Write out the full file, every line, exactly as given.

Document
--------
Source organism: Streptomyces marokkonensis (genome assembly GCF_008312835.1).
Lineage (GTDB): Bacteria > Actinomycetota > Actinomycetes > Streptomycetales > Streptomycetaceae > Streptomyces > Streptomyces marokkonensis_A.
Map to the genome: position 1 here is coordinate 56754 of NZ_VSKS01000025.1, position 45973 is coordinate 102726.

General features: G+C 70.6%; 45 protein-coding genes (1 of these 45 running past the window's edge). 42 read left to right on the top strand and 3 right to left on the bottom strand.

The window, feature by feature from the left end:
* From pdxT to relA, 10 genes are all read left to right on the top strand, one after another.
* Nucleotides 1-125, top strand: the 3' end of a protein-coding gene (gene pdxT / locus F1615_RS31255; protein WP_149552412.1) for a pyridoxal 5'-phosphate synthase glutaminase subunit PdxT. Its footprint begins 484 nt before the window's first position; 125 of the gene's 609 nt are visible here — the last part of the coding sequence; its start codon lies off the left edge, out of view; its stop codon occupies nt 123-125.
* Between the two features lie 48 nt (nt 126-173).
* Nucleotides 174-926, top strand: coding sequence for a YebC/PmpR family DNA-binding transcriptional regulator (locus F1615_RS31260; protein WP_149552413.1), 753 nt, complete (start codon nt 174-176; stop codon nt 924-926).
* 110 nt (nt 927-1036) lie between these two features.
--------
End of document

Source organism: Streptomyces marokkonensis (genome assembly GCF_008312835.1).
Lineage (GTDB): Bacteria > Actinomycetota > Actinomycetes > Streptomycetales > Streptomycetaceae > Streptomyces > Streptomyces marokkonensis_A.
Map to the genome: position 1 here is coordinate 56754 of NZ_VSKS01000025.1, position 45973 is coordinate 102726.

General features: G+C 70.6%; 45 protein-coding genes (1 of these 45 running past the window's edge). 42 read left to right on the top strand and 3 right to left on the bottom strand.

The window, feature by feature from the left end:
* From pdxT to relA, 10 genes are all read left to right on the top strand, one after another.
* Nucleotides 1-125, top strand: the 3' end of a protein-coding gene (gene pdxT / locus F1615_RS31255; protein WP_149552412.1) for a pyridoxal 5'-phosphate synthase glutaminase subunit PdxT. Its footprint begins 484 nt before the window's first position; 125 of the gene's 609 nt are visible here — the last part of the coding sequence; its start codon lies off the left edge, out of view; its stop codon occupies nt 123-125.
* Between the two features lie 48 nt (nt 126-173).
* Nucleotides 174-926, top strand: coding sequence for a YebC/PmpR family DNA-binding transcriptional regulator (locus F1615_RS31260; protein WP_149552413.1), 753 nt, complete (start codon nt 174-176; stop codon nt 924-926).
* 110 nt (nt 927-1036) lie between these two features.